Top products from r/alaska

We found 28 product mentions on r/alaska. We ranked the 87 resulting products by number of redditors who mentioned them. Here are the top 20.

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Top comments that mention products on r/alaska:

u/Carl262 · 3 pointsr/alaska

You may find this book useful. Or you can do some research here, here, or here.

Here are some hikes that fit what you're looking for. I'm going to assume "mild" elevation means under 1500 feet of gain.

  • Bodenburg Butte (Palmer) – 3 miles total, 900 feet of elevation. Popular short, easy hike, offers nice views of the valley and mountains. Can be done as a traverse or there-and-back. Either way is fine.
  • Thunderbird Falls (Eagle River) – 2 miles RT, 200 feet of elevation. Pretty easy hike. No mountain vistas, but a quaint waterfall at the end
  • Eagle River Nature Center (Eagle River) – Large network of trails with low elevation gain. Anything from half-mile loops to multi-day hikes. Mostly through spruce and birch forest, with some great mountain views thrown in. If you’re here, at least do the Rodak Trail.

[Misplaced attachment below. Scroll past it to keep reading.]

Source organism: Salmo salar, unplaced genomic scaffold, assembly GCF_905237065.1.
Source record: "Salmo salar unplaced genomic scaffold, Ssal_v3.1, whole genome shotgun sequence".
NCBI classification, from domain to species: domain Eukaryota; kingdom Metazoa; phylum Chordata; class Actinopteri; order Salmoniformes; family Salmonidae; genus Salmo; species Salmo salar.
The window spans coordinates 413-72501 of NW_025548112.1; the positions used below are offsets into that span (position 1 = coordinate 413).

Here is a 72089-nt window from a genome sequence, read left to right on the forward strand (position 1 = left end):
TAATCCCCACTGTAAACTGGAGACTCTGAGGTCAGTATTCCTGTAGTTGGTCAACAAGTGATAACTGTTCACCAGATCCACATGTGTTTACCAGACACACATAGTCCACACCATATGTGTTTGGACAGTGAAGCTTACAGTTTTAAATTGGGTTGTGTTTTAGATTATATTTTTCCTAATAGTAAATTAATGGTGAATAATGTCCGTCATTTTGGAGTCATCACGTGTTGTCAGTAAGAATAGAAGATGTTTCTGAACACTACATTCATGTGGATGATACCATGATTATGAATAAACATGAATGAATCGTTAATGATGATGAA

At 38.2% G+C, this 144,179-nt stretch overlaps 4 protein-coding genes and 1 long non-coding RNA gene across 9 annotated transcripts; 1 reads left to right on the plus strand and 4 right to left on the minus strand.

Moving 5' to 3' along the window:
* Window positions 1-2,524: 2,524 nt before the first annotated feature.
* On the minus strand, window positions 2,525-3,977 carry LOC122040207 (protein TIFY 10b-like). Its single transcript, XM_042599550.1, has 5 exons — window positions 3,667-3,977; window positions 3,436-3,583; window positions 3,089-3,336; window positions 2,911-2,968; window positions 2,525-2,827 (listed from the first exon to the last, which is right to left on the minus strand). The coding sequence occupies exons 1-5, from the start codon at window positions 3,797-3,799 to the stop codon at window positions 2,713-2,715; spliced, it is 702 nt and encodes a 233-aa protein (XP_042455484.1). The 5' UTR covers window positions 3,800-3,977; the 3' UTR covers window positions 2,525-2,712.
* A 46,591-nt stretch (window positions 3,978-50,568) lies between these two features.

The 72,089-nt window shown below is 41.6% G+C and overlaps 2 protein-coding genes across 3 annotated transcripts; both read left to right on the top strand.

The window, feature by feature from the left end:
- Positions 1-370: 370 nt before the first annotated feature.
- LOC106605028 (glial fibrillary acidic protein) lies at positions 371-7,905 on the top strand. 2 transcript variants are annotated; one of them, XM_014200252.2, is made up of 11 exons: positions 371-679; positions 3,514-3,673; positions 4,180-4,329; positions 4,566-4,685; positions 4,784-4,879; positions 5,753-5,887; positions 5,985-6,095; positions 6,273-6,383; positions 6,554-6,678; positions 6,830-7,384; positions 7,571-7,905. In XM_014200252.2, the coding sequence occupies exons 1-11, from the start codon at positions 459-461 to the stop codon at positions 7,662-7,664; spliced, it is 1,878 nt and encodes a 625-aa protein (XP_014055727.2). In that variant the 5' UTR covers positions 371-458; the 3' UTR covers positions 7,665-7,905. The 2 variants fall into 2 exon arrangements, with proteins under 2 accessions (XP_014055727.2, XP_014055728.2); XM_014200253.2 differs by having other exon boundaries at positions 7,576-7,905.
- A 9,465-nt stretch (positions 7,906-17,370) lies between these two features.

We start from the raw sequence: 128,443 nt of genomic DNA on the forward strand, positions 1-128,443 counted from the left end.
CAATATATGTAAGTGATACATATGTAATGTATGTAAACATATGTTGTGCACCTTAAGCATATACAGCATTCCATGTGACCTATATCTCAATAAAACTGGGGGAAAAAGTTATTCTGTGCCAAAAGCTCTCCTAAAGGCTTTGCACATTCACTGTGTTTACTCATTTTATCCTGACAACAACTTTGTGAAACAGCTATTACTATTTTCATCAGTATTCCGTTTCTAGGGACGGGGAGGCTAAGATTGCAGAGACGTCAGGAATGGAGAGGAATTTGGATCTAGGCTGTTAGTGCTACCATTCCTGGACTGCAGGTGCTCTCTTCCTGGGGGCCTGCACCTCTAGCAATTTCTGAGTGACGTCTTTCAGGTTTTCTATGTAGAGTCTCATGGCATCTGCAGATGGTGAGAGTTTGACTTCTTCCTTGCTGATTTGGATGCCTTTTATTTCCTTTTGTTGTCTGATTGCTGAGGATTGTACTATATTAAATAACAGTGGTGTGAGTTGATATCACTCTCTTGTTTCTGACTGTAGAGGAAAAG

• Baldy (Eagle River) – 3 miles RT, maybe 1000 feet of elevation. Popular hike, but not as well-traveled as Flattop, although it’s easier with similar views.
  • Flattop (Anchorage) – 3 miles RT, 1200 feet of elevation. Most popular hike in Anchorage. The last section is one step shy of rock climbing. I find the rock scramble a little frightening, but lots of non-hikers do it.
  • Rendezvous Peak (Anchorage) – 3.5 miles RT, 1500 feet of elevation. Popular hike, but you’re probably better picking Flattop or Wolverine if you’re looking for something in the area.
  • Tony Knowles Coastal Trail (Anchorage) –No elevation. Easy, paved multi-use trail. It’s a nice place for a stroll. Nice views, easy to get to. Just walk as far as you want and backtrack, assuming you won’t do the 11-mile planet walk.